“I have adopted a pet fox [named Frederika] which sits beside me most days while I’m fishing,” O’Neill said.

The outing was the culmination of a series of talks, fly-tying and visits to sea, coarse and game fisheries, organised by Ciarán Ward and his back-up team, to enlighten TY students in the sport of fishing.

Special mention is extended to fisheries stalwarts Josie Mahon and Des Chew and fellow officers, who provided the necessary sponsorship and hands-on assistance on the day. Their help and advice was invaluable to the students.

Fishing rates are €65 per person plus €50 ghillie (two additional anglers €65 each). About three hours’ duration. For booking, call +353-1-6017200.

Emotional farewell to Annie

An emotional gathering in Wicklow harbour recently witnessed the official retirement of the RNLI Tyne-class lifeboat after 30 years’ service at the town’s lifeboat station. During that period, the Annie Blaker launched more than 348 times on call-outs and rescued 408 people.

The lifeboat will be replaced by a faster class capable of up to 25 knots. The Tyne class could reach just 18 knots at full speed.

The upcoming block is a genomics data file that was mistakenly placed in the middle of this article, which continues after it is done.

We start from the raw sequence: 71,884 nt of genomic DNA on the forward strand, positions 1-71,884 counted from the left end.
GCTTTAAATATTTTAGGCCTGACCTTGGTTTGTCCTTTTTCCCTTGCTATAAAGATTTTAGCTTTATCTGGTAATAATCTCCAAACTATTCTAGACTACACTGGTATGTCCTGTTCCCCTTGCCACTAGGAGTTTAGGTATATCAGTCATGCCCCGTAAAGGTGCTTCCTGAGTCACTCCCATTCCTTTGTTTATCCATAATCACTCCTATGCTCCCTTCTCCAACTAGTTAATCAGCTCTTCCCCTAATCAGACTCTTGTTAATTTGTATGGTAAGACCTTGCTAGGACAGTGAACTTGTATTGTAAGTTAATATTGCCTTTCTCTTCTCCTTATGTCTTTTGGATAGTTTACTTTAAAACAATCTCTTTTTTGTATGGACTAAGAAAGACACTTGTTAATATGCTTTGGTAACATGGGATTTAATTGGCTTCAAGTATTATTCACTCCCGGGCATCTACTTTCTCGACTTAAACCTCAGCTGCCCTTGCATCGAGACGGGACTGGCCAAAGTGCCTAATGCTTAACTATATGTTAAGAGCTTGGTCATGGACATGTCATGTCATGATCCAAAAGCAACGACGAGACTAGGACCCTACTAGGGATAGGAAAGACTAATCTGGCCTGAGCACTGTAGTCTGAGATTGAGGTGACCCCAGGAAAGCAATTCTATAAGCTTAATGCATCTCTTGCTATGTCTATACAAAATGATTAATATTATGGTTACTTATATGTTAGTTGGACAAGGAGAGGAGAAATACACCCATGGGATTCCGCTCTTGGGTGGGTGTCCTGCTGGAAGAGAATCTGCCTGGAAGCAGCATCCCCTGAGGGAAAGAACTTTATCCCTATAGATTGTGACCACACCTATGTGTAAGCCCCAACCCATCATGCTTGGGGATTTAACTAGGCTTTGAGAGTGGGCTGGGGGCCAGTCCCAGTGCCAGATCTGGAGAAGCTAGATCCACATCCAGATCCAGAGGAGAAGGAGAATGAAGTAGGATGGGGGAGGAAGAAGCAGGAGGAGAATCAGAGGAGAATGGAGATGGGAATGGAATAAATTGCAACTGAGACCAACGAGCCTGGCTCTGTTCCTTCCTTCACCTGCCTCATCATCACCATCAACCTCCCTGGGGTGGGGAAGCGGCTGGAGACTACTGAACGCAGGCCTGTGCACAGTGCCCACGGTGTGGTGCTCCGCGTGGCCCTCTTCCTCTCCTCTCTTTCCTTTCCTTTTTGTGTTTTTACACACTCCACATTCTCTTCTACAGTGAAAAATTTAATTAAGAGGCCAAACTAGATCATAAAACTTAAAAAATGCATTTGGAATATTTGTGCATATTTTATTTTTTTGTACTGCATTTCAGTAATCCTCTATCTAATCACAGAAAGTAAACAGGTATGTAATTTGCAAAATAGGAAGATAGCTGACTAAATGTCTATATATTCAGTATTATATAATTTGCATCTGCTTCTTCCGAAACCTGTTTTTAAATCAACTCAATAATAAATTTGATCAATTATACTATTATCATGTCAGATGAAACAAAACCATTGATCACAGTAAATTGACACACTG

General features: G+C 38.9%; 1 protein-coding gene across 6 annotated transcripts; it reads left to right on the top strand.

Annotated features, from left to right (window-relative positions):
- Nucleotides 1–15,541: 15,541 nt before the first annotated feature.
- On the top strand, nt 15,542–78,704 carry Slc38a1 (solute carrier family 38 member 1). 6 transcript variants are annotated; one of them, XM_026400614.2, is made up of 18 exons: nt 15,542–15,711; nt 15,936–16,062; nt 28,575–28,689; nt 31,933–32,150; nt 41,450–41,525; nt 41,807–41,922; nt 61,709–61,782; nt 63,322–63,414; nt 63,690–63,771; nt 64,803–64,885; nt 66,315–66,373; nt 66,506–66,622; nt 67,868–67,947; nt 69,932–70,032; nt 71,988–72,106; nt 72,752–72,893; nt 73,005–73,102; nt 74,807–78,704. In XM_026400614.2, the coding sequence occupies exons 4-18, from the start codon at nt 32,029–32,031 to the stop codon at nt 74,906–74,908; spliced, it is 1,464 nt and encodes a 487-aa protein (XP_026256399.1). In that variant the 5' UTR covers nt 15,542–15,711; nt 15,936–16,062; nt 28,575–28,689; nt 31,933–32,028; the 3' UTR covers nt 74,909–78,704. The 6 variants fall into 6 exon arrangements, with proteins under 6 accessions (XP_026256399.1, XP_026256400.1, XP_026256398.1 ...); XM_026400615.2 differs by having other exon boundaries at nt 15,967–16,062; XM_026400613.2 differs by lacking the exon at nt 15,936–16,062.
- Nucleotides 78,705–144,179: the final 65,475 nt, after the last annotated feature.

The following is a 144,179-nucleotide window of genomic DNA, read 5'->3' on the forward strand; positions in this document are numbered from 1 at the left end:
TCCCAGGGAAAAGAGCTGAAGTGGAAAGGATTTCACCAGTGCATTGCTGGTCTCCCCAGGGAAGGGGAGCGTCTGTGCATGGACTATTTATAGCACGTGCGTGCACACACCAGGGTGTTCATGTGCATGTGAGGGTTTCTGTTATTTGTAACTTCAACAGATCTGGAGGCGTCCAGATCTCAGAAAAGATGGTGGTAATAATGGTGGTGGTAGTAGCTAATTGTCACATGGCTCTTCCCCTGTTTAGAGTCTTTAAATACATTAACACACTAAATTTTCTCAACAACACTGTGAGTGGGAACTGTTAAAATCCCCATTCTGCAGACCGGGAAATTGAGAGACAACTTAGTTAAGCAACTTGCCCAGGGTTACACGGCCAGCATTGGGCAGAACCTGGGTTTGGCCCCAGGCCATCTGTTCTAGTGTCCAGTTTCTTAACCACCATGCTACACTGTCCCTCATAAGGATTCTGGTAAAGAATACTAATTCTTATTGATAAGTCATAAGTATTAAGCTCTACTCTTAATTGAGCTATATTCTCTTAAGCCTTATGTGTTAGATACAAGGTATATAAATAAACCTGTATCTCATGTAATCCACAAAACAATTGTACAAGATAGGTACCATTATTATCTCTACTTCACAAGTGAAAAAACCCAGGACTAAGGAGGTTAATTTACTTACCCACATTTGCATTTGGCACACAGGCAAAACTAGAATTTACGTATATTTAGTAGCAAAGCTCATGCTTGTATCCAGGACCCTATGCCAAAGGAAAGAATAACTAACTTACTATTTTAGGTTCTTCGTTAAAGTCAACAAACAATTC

The Annie Blaker travelled on to Portishead, near Bristol, where she was sold privately and is replaced by the relief Shannon-class lifeboat Jock and Annie Slater.

Wicklow RNLI operations manager Des Davitt said: “I want to pay a special thanks to our station mechanic Brendan Copeland who looked after Annie so well for all these years. Her incredible life-saving record is a measure of how well she was maintained.”

Guide to River Moy fishery in East Mayo launched

East Mayo Anglers’ Association (EMAA) has launched a most informative guide to its fishery on the river Moy. With over nine miles of fishing water, the EMAA stretch of water incorporates some of the finest fly fishing runs and natural holding pools on the system.

The guide sets the scene with a synopsis of the club’s history dating back to the late 1940s, and moves forward to today with the construction of a 70-metre fishing stand for anglers with disabilities at a cost of €200,000.

Two of the highlights in the guide are the inclusion of nine full-page maps showing 94 pools from below Cloongullane Bridge at the lowest point to the Old Schoolhouse, close to Foxford. Each map provides best practice on how to catch a salmon.

The second inclusion relates to tackle tips, remembering all the while that club rules allow for spinner, worming and fly on designated areas. Shrimp and prawn baits are strictly prohibited.

Courtesy of artwork supplied by tackle dealer Tiernan Brothers of Foxford, the guide details tackle tips plus diagrams for worm rig (float), bubble and fly rig, worm rig (ledger) and spinner spoon rig. This information will be invaluable to the visiting angler.

An Angler’s Guide to East Mayo Anglers’ Association Fishery on the River Moy is available by emailing or tel: +353 (0) 94-9253955. Price €5.